The last piece of new equipment for the workshop is a new tool caddy that makes storing the growing collection of cutters and pliers that my wife and I share easier.  This tool caddy, that I saw at Trainfest and ordered from B&B Hobby Supplies (a similar one is also available from Micro-Mark) holds the pliers in the compartments on the top, and stores some of the modeling picks and other things we share use of in the drawer below.  The setup is much easier than the caddy we had been using.

Time to get back to the workbench!


Getting Kadee Ribbed Back Wheels Ready To Use


B-end detail on a 36′ boxcar.  Note the ribbed back wheels.

I was recently working on that Accurail 36′ double sheathed boxcar that I got at Trainfest, and looking at photos of prototype cars for identifying trucks, wheels, and other details, and I realized that most of the photos I was looking at showed some prominent ribbed back wheels.  I’ve been using Reboxx or Intermountain wheels for my cars recently, and hadn’t thought much about the ribbed back variety coming in the semi-scale wheel size.

As I started looking around to find wheels, the options in HO are limited.  There are old standard tread wheels from Life-Like (no longer made, but available on eBay and at some train shows) and there are Kadee wheels that have the proper semi-scale construction, but having used them once, I remember them being black, and feeling ‘funny’.  So I asked a few friends what they use.  The conversation turned to the Kadee wheels and how awful they are to keep clean.  The reasons suggested was that Kadee either paints the wheels black, and the paint picks up gunk from the rails, or the metal that Kadee uses for the wheels is inferior and has pits in it.  Being curious, I volunteered to do some testing to see if the wheels could be cleaned up, or if other options needed to be found.


Materials for this project:  Kadee semi-scale 33″ ribbed back wheels and “Dialux Vert” polish.  (Not pictured, my Dremel and buffing head)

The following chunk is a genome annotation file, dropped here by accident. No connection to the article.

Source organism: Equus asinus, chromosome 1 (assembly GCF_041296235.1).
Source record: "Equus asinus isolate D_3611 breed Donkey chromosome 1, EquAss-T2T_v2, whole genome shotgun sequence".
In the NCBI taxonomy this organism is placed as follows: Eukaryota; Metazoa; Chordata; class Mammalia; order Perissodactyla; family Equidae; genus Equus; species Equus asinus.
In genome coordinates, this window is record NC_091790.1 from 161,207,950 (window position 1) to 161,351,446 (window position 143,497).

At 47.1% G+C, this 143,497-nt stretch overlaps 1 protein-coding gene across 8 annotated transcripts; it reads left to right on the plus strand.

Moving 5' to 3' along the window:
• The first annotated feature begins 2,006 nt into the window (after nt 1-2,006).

The suggestion on how to clean the wheels from on friend was to use the “green abrasive stuff from the cheap Dremel parts kit” and the Dremel with a polishing head, to remove the paint from the tread.  Not having any of that non-specific materials, I went and found a polishing material on Amazon that was identified as looking like the same stuff.  The “Dialux Vert” is fairly firm, but the buffing wheel for my Dremel picks it up nicely, and (to me) it has no odor.


Kadee wheels out of the package.  The tread is a somewhat rough, black color.

Taking the wheels, I simply picked up some of the Dialux Vert on the buffing head and dug in.  It didn’t take long for the black paint to start coming off.  I estimated it was about 1-2 minutes per wheel to get them cleaned up.  With these you have to be careful to hit only the tread because the axels are plastic.  After about five minutes, I had two wheels (enough for one truck), and gave everything a test.  From the photos you can see I need to spend maybe another minute or two cleaning the treads, but I can do that final cleanup after I paint and weather the wheels to make sure everything is clear.  The metal wheels are smooth, roll nicely, and on a layout should be easy to maintain just like the Reboxx or Intermountain wheels.


Wheels after about 2 minutes of Dialux Vert and buffing head on the Dremel.  The black paint has come off to reveal a nice smooth metal tread.


It only took about 5 minutes to clean up the wheels for one truck.  In the grand scheme of things, I can probably get a whole package of these wheels done while watching a TV show, and the effort is worth it in the overall result.

Overall, I’m thrilled with this experiment, as I have plans that include building a bunch of older equipment that the appropriate wheels are the ribbed back variety.  It just confirms once again that when you have a question, ask.  You’re sure to get answers you can investigate and see if they’ll work for you.